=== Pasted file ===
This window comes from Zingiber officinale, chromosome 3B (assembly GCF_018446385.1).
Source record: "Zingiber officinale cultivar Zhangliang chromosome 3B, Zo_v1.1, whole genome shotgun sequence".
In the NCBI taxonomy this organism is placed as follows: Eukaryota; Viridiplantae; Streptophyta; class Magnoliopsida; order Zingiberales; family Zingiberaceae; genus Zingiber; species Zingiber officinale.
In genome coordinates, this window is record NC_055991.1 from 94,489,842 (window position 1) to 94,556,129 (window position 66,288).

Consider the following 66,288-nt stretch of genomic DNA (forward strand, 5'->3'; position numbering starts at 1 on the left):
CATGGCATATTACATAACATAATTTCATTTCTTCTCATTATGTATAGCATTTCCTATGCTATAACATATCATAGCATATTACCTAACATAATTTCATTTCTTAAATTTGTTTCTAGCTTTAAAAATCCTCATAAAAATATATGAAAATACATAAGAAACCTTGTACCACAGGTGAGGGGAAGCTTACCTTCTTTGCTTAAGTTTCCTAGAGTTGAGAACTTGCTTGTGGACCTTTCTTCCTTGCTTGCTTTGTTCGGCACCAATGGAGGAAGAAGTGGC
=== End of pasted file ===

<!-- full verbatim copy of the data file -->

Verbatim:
This window comes from Zingiber officinale, chromosome 3B (assembly GCF_018446385.1).
Source record: "Zingiber officinale cultivar Zhangliang chromosome 3B, Zo_v1.1, whole genome shotgun sequence".
In the NCBI taxonomy this organism is placed as follows: Eukaryota; Viridiplantae; Streptophyta; class Magnoliopsida; order Zingiberales; family Zingiberaceae; genus Zingiber; species Zingiber officinale.
In genome coordinates, this window is record NC_055991.1 from 94,489,842 (window position 1) to 94,556,129 (window position 66,288).

Consider the following 66,288-nt stretch of genomic DNA (forward strand, 5'->3'; position numbering starts at 1 on the left):
CATGGCATATTACATAACATAATTTCATTTCTTCTCATTATGTATAGCATTTCCTATGCTATAACATATCATAGCATATTACCTAACATAATTTCATTTCTTAAATTTGTTTCTAGCTTTAAAAATCCTCATAAAAATATATGAAAATACATAAGAAACCTTGTACCACAGGTGAGGGGAAGCTTACCTTCTTTGCTTAAGTTTCCTAGAGTTGAGAACTTGCTTGTGGACCTTTCTTCCTTGCTTGCTTTGTTCGGCACCAATGGAGGAAGAAGTGGC